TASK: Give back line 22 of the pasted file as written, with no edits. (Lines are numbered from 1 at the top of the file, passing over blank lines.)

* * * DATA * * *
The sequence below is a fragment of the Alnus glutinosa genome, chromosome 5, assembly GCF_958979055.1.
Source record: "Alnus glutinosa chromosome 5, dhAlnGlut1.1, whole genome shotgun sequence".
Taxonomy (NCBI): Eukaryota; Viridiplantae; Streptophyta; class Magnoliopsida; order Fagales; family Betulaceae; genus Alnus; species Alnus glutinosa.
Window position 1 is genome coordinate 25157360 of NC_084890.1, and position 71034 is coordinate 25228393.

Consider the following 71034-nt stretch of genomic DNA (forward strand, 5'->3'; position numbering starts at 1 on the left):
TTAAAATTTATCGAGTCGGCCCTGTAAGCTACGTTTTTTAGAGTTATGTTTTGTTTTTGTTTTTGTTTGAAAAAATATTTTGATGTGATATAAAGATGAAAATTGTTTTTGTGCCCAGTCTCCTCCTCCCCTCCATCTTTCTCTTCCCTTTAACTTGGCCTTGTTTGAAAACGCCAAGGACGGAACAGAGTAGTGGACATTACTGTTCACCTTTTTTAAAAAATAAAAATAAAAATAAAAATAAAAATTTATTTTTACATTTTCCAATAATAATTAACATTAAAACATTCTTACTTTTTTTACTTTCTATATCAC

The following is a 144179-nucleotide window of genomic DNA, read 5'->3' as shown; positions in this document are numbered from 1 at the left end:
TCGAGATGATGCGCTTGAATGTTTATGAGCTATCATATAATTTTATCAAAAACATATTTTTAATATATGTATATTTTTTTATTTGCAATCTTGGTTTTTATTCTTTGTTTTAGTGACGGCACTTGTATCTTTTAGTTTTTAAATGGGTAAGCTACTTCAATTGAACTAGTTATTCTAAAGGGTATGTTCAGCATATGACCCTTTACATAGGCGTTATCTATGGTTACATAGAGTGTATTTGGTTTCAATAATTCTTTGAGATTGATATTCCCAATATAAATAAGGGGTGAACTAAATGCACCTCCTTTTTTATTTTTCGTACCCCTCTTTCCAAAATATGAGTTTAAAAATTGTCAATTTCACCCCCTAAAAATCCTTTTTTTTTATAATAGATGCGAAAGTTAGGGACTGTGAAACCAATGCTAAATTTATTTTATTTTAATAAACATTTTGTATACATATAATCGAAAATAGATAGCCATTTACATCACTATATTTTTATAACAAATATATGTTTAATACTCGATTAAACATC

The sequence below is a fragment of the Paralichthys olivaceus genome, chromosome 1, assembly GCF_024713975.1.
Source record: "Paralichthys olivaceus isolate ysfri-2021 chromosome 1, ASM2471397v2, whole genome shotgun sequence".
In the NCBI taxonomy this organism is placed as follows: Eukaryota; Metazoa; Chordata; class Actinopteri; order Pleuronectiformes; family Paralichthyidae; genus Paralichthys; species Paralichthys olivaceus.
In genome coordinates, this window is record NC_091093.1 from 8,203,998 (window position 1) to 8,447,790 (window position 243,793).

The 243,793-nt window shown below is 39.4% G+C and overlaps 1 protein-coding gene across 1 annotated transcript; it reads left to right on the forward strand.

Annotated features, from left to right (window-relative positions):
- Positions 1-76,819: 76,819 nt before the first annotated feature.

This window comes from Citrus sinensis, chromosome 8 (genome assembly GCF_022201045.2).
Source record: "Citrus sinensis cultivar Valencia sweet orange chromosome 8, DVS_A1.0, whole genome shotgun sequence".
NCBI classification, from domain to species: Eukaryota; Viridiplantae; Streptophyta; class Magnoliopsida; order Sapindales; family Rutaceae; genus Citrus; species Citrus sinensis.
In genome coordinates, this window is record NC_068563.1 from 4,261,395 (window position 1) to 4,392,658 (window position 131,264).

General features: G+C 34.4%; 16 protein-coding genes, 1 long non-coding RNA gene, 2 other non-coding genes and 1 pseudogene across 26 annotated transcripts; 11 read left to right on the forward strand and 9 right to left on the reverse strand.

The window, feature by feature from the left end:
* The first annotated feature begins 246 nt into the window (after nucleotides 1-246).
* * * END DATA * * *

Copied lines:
* The first annotated feature begins 246 nt into the window (after nucleotides 1-246).